140. Pre-Seed or Seed? Which Are You?

VC Minute
When founders ask me whether they should be targeting pre-seed or seed, I have three clarifying questions.

VC Minute – quick advice to help startup founders fundraise better.

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This is Rich Maloy with SpringTime Ventures, bringing you the VC Minute, quick advice to help startup founders fundraise better.

Hey everybody. Thanks for your patience, as I needed to get ramped back up for season three here on the VC Minute. And feel free to insert your favorite joke about VCs ghosting for the entire month of August only to return after Labor Day like nothing ever happened.

This week, I’m going to cover things that have come up with founders recently. Then next week we’re going to kick back into the guests, listening to founders and other folks talk about fundraising.

But for today, a question I get a lot is, am I pre-seed or seed?

I think Neha had a great point about this. At pre-seed, you’re pitching the vision more than the business. And that’s because you might not have a product, or it might be in the very earliest stages of development. 

When founders ask me whether they should be targeting pre-seed or seed, I have three clarifying questions.

First, do you have any institutional investments, meaning a venture fund? For many pre-seed venture funds, they will only invest in your very first venture round. And if you already have a VC investor, not including an accelerator, then some funds will not invest in you. Not all, but for some.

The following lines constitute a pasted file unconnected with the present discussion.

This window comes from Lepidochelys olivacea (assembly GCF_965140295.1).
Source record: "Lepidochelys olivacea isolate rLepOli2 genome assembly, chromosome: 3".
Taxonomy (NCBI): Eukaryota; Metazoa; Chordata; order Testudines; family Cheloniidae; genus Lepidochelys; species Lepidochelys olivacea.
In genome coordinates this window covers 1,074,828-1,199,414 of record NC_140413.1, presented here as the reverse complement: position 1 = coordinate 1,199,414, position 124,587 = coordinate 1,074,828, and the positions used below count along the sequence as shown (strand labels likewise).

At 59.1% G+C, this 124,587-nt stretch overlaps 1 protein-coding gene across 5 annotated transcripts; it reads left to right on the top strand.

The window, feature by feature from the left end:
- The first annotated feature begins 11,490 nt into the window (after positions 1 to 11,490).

Second, do you have any revenue? Revenue is a big differentiator between pre-seed and seed. Are you just trickling in revenue, or do you have significant revenue that you can bank on? To me, seed investments have no revenue.

Third, how much are you raising? This is a very important one. Any round that’s $1 million or less is better off targeting pre-seed funds.

Now, all this discussion between pre-seed and seed may seem like splitting hairs. But there’s an important distinction, and that is what types of funds you target for investment.

In episode 21, “Finding Investors”, I shared four places to find venture funds. What’s helpful is that you can filter by the stage that funds invest in. What’s unhelpful is when late-stage corporate venture funds list pre-seed as one of their stages. Insert eye roll.

If you’re raising a pre-seed round where you’ve never raised venture capital, your revenue is zero or near zero, and you’re raising less than $1 million, you are much better off targeting true pre-seed funds.

A true pre-seed fund is one that only, or almost entirely, invests in pre-seed.

It’s going to be difficult to get a seed fund, like SpringTime, to come into your pre-seed round. They’re going to need a lot more proof points than a true pre-seed investor.

Likewise, a seed investor is more likely to invest in a startup raising over a million dollars with non-zero revenue. Whether or not you’ve raised venture capital before is not as important to a seed fund as revenue, but sure as heck is.

Whatever you call it, it’s less important than the amount that you’re raising and the stage of revenue that you’re at. Find the right investors for you based on this.

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